With the launch of The Factsheet Five Zine Reader at the Minna Street Gallery in San Francisco, history is writing it's own book, this time in the genre of homemade magazines.
The dim of the room, remarkably loud, overpowered the few zine publishers who attempted to pontificate vocally, and not surprisingly so, because in this genre, all the publishers have a lot to say, and they'd rather talk about how to say it, than say it. This was a party, after all.
Factsheet Five, a review organ for the self-published, has been around for 15 years and three different publishers, documenting the state of the art four times a year.
And through it all Seth Friedman has been there, reviewing and listing over 2,000 zines each time. This Zine Reader is a book format "best of" collection, chock full of essays, comics and articles, as they've appeared in Factsheet Five over the years.
Wading thru the quagmire of thousands of somewhat dodgy pieces, Seth started off with 800 pieces, which he quickly narrowed down to 120.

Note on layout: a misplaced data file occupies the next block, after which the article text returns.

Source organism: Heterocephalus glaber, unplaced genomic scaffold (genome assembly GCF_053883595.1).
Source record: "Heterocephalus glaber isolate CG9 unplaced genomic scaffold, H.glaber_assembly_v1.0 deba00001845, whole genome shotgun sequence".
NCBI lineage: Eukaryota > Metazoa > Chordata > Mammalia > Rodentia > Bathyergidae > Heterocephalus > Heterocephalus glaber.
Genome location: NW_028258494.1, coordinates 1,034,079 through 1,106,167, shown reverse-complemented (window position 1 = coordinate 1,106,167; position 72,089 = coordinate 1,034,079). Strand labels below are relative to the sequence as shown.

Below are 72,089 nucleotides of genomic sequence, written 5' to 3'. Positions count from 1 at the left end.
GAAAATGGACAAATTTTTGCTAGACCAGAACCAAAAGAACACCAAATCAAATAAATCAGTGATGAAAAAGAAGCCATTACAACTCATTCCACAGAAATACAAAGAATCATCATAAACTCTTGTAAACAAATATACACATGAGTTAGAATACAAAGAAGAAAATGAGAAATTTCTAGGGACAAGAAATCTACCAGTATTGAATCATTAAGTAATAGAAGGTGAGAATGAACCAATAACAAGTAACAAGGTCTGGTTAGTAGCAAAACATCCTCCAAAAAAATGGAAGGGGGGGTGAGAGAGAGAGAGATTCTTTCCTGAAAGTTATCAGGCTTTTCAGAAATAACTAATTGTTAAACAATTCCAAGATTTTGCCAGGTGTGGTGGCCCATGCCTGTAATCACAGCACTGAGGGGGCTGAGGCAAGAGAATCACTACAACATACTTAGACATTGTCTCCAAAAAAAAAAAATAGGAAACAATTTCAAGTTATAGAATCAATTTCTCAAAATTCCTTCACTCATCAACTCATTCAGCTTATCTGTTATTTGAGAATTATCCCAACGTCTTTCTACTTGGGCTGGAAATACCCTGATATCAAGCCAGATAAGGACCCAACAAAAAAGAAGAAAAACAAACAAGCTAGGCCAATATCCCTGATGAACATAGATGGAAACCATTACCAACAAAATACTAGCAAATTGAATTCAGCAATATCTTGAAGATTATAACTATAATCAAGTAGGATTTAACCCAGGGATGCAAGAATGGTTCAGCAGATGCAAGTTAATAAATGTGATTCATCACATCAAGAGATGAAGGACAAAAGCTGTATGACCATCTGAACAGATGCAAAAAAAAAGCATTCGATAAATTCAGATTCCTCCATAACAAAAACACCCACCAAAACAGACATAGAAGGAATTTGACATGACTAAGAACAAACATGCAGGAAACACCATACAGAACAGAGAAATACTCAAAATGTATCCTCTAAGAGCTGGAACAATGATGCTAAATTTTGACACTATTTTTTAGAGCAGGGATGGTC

"That's when I realized I had the absolute finest works," he says. "I had to cut it down lots to get the 72 [for the book]."
Naturally he won't play favorites, explaining that all the articles in the book "are beyond the cream of the crop." But when pressed he names "The Unbearable Melancholy Saga of the Rainbow Man" (Verbivore zine).
With ten sub-sections running the gamut of odd and cool, this book is organized so that you can just plow thru it or go to the subject that interests you most.
Chocked full of the hilarious "Yorinate in Kup", "Transgressive Hair: The Last Frontier" and sadly devastating "My So-called Sex Life", the Zine Reader will provide you with more hours of reading rapture than all the versions of the Holy Bible.